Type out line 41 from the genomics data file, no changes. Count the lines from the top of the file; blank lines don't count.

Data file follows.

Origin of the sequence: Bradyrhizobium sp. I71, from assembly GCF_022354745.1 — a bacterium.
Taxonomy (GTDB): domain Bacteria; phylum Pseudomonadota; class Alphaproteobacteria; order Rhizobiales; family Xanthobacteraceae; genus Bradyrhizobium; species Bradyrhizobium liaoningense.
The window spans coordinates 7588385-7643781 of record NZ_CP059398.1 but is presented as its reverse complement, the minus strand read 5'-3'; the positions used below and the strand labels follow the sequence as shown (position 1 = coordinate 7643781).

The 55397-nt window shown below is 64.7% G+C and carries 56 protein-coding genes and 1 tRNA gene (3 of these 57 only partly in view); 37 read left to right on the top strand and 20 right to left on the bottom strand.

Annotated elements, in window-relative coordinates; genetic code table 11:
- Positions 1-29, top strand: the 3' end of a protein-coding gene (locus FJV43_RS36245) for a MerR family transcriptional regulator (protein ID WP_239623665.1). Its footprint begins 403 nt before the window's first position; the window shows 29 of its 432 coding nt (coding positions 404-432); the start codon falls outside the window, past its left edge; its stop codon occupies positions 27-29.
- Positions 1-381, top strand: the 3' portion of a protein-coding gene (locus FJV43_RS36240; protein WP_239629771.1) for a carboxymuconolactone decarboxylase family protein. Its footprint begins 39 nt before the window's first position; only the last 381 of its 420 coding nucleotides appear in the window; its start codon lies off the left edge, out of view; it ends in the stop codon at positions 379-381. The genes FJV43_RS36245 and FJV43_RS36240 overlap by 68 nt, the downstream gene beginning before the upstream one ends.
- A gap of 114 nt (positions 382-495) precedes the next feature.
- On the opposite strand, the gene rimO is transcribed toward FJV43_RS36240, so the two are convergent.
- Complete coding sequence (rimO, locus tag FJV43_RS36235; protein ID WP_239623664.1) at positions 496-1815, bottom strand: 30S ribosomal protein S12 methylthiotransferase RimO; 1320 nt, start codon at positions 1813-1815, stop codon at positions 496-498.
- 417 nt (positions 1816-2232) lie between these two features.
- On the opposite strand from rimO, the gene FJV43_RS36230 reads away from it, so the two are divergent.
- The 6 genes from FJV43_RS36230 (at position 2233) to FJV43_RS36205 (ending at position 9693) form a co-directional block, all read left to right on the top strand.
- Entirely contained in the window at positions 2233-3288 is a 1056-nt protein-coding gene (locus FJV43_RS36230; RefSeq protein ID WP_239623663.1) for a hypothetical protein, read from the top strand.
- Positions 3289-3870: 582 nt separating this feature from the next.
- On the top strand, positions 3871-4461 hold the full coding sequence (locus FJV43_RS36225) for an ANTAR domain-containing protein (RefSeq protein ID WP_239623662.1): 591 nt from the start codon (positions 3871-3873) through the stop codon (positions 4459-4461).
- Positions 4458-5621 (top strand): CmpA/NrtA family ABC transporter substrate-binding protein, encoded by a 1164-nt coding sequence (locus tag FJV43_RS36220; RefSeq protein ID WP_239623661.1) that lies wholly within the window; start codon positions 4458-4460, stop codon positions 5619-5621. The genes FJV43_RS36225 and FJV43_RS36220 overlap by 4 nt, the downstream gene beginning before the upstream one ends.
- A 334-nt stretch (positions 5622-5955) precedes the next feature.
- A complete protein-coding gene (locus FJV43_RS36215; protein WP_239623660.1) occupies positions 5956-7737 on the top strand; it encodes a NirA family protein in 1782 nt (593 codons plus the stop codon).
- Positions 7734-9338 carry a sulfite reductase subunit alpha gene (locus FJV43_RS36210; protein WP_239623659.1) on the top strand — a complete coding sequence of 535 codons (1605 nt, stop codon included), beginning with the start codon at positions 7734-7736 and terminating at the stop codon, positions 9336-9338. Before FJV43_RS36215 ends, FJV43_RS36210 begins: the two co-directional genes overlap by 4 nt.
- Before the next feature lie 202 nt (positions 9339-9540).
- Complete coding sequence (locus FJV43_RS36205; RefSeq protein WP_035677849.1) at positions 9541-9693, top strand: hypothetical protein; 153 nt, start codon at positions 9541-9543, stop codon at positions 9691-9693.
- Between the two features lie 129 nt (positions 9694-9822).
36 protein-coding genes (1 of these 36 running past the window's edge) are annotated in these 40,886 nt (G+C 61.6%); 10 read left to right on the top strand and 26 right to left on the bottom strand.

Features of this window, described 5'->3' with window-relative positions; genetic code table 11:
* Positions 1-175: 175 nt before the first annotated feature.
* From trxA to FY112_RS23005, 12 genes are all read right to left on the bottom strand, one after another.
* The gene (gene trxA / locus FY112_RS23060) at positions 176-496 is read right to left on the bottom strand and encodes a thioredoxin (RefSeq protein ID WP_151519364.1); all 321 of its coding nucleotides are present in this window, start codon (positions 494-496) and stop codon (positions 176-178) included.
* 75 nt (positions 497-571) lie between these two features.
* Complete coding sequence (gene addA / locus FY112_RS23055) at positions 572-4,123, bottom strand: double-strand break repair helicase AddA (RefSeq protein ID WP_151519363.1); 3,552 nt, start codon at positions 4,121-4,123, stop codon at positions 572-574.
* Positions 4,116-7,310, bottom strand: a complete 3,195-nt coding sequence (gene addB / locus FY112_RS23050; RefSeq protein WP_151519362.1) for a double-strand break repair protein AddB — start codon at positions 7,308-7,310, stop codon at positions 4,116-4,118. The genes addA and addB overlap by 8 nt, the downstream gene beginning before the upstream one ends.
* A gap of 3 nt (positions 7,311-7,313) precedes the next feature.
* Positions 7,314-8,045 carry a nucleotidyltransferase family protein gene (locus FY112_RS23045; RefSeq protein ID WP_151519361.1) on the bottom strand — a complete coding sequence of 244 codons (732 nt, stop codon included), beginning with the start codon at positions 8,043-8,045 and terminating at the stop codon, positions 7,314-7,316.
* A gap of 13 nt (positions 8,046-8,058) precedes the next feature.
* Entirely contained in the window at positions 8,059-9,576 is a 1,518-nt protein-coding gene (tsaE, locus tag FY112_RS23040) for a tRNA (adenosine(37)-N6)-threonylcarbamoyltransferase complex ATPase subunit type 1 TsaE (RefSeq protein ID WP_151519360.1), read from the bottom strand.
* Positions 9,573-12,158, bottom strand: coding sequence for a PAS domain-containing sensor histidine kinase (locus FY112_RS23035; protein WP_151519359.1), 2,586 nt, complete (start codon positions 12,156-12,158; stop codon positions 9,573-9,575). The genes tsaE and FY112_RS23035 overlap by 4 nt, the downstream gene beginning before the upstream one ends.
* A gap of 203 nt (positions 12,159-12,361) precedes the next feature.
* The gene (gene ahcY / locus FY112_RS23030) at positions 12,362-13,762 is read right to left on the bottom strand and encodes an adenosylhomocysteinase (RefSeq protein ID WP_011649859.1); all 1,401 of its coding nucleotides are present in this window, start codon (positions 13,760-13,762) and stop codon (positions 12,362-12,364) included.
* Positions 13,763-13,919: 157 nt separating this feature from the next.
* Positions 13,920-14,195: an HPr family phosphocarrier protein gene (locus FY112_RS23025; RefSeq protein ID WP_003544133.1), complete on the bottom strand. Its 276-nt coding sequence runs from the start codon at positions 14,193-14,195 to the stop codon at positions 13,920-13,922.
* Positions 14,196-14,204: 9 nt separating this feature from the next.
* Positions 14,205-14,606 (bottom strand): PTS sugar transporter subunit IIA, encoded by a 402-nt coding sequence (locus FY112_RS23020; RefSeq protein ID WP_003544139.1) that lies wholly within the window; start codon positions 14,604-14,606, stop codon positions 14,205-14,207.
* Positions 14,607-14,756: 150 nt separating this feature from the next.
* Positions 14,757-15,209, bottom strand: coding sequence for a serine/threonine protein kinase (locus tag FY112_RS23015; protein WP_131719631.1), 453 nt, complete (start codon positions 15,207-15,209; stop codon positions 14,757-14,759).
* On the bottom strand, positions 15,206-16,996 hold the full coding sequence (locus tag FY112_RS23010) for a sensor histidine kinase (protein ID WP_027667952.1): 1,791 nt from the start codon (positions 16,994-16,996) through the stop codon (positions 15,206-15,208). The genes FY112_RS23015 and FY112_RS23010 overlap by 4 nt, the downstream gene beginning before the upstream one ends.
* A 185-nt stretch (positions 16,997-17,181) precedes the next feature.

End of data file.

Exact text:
* Positions 14,196-14,204: 9 nt separating this feature from the next.